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Kids and Social Media

Kids and Social Media

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Published by Beth Carroll

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Published by: Beth Carroll on Apr 20, 2011
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Social Networking, Age and Privacy
Sonia Livingstone, Kjartan Ólafsson and Elisabeth Staksrud
Widespread social networking by youth
Over one third of 9-12 year olds and threequarters of 13-16 year olds who use the internetin Europe have their own profile on a socialnetworking site (SNS).
Social networking hasbecome one of the most popular activities online,as shown by the
EU Kids Online 
survey of 9-16year old internet users in 25 countries (Figure 1).
59% of 9-16 year old internet users in Europe have an SNS profile.See Livingstone, S., Haddon, L., Görzig, A., and Ólafsson, K. (2011).
Risks and safety on the internet: The perspective of European children. Full Findings.
LSE, London: EU Kids Online.
The unweighted total number of respondents with a SNS profilewas 15,303. For the 23% of internet users who say they have morethan one profile, this report concerns the SNS they use
the most 
. Thedata in this report are weighted using (i) design weights to adjust forunequal probabilities of selection; (ii) non-response weights to correctfor differing levels of response across population subgroups; and (iii)
Figure 1: Children's use of SNS by country and age
QC313: Do you have your OWN profile on a social networking sitethat you currently use, or not?Base: All children who use the internet.a European weight to adjust for country contribution to the resultsaccording to population size. For analysis within countries, design-and non-response weights are used. For analysis across countries,all three weights are used. Thus the proportion of children usingeach SNS is estimated as if the sample were a simple randomsample of all internet-using children in Europe.
Social networking sites (SNS) are popular amongEuropean children: 38% of 9-12 year olds and 77%of 13-16 year olds have a profile. Facebook is usedby one third of 9-16 year old internet users.Age restrictions are only partially effective, althoughthere are many differences by country and SNS.One in five 9-12 year olds have a Facebook profile,rising to over 4 in 10 in some countries.The report also shows that:
Younger children are more likely than older tohave their profile ‘public’. A quarter of 9-12 yearold SNS users have their profile ‘set to public’.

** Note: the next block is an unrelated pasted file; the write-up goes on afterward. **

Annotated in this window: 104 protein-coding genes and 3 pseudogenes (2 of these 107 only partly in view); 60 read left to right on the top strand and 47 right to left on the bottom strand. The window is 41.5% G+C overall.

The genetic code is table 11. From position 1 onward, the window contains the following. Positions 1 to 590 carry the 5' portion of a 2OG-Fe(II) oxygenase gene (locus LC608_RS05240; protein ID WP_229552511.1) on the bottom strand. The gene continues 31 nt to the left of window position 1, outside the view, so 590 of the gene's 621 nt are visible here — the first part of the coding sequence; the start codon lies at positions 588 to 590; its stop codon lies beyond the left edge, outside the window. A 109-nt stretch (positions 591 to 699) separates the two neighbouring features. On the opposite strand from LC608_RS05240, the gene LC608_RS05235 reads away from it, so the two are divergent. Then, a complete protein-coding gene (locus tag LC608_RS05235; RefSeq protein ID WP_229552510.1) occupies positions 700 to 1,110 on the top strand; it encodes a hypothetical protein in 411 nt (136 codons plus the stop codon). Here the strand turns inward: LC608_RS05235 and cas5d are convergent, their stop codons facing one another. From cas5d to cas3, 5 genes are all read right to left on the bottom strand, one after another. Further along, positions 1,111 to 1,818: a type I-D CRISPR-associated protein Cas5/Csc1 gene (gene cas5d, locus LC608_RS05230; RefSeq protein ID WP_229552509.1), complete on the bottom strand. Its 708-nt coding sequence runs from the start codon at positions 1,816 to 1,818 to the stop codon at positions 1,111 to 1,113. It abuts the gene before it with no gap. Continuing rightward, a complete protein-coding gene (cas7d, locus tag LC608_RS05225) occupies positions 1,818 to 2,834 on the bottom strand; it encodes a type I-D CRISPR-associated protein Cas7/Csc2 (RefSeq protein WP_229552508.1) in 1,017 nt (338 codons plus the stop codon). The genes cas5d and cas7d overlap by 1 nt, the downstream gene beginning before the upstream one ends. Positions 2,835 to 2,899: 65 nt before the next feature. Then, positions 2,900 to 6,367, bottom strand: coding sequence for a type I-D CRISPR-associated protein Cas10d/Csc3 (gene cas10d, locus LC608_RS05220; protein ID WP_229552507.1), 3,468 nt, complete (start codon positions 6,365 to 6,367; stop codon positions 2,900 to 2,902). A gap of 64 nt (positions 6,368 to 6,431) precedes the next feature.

Parental rules for SNS use, when applied, arepartly effective, especially for younger children.
A quarter of SNS users communicate onlinewith people unconnected to their daily lives,including one fifth of 9-12 year old SNS users.
One fifth of children whose profile is publicdisplay their address and/or phone number,twice as many as for those with private profiles.
The features designed to protect children fromother users if needed are not easily understood,by many younger and some older children.
Gender makes little difference
: although girls aretraditionally thought to communicate more thanboys, there are few gender differences – 60% ofgirls and 58% of boys have their own SNS profile.
Social networking varies greatly by country
: inNordic and some Eastern European countries,SNS use is higher than in Southern and middleEuropean countries. Differences among countriesare particularly striking for the younger age group.
To inform evidence-based policy, this reportexamines the social networking practices ofEuropean children.
The focus is on the users’ age,skills and privacy practices, together with the restrictivepractices of their parents.
Age trends by country
To interpret the ratio of younger versus older childrenusing SNS in each country, Figure 2 illustratescontrasting age patterns by country.
Figure 2: Patterns of SNS use by age and country
The UK is fairly typical of Europe: the likelihood ofa child using SNS ranges from 20% for nine yearolds and grows to around 90% for 16 year olds.
France also shows a steady increase in use fromyounger to older children, but SNS use is lower forthe youngest group and rises steeply with age.